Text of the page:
“Where the crawdads sing” by Delia Owens – how to explain the path taken

Where the Crawdads Sing (Paperback)

In the marshland of North Carolina, still unspoilt in the early 1950s, inhabited only by a few down-and-outs or those escaping justice, branded “marsh trash” by the residents of nearly Barkley Cove, six-year-old Kya knows there is something amiss when her mother leaves their decrepit coastal shack, carrying a suitcase. Kya’s four older siblings soon follow suit, driven away by the violence of their drunken father. Expected to earn her keep by doing chores, she avoids him as much as possible, seeking refuge collecting shells and watching herons with flocks of the gulls soaring over the lagoon shore. Bribed with the promise of chicken pie, Kya endures a day of bullying at the town school, but evades the truancy officers thereafter. Abandoned by her father, she manages to survive alone with the help of strangers, including a boy called Tate who teaches her to read. So she somehow grows into a beautiful and intelligent woman, desperately lonely but unable to fit into the community of Barkley Cove, where she is scorned as the “Marsh Girl”.

This storyline alternates and contrasts with a mystery in 1969 when the body of Chase Andrews is discovered in the mud at the base of an old fire tower near Barkley Cove, with foul play soon suspected. Handsome, athletic popular and married, he is also known to have been a womaniser, with Kya among his list of conquests.

This novel is remarkable for its mesmerising descriptions of the natural world, informed by the author’s knowledge as a zoologist combined with a skill which has won her at least one award and plaudits for nature writing. One can visualise every change in the landscape and wildlife as Kya makes her first journey alone by boat between the low-hanging limbs of giant trees, where “duckweed colours the water as green as the leafy ceiling, creating an emerald tunnel” then out to an estuary where “waves slammed against one another awash in their own white saliva….. breaking with loud booms …. then… flattened into tongues of foam”.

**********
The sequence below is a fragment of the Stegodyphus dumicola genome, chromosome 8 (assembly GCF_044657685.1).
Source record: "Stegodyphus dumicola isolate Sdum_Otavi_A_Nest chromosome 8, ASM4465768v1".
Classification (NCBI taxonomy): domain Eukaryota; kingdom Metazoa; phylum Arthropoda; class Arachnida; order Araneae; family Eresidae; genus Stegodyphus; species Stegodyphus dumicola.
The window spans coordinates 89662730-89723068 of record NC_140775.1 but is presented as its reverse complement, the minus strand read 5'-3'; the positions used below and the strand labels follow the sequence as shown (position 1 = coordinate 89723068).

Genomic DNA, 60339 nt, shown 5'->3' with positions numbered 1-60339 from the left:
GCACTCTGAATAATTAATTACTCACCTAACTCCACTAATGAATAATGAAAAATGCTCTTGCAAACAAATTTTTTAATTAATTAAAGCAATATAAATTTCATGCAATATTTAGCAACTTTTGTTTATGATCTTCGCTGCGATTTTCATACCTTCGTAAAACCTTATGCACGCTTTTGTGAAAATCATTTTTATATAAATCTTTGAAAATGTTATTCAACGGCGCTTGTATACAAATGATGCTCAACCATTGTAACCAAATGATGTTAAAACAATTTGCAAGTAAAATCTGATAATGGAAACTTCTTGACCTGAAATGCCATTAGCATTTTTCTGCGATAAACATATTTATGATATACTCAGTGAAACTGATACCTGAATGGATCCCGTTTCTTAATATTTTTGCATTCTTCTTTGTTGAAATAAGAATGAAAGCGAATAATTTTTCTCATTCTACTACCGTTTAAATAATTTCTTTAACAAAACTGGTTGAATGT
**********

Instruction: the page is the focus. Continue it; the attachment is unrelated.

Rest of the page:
The novel is also strong on the psychology of someone who has lost trust through repeated abandonment and also the impact of the world on one accustomed to isolation. So, on her first journey by car to a distant large town, travel on a main road is akin to a roller coaster without a security harness, in contrast to the wide skies of the marshes, mountains are disturbing because the sun keeps setting behind them only to reappear while the tower blocks and crowds of people at her destination are bewildering.

Some who know North Caroline have criticised the factual accuracy of certain points but I can accept any errors as “dramatic licence”. It is harder to deny the implausibility of a young child being able to survive for so long, in apparent perfect health and no major accidents with such poor food, no innoculations. To have been left in this state is unlikely. Kya’s ability to teach herself to such a high level, express herself so articulately, seems far-fetched. Like many novels, the plot is awash with coincidences, most of the characters are stereotypes, the harshness of Kya’s situation is too often leavened with excessive sentimentality, the final twist is rendered improbable by previous arguments and presented as morally justifiable when it is in fact questionable.
The author herself caught my interest by reason of her time in Africa where she and her former husband became embroiled in controversy over their campaigning against ivory poachers, in circumstances which may have inspired this book in some respects.

Despite my reservations which are clearly a minority view on this international bestseller, I found it a page-turner and worth reading although I would be interested to know how male readers tend to rate it.

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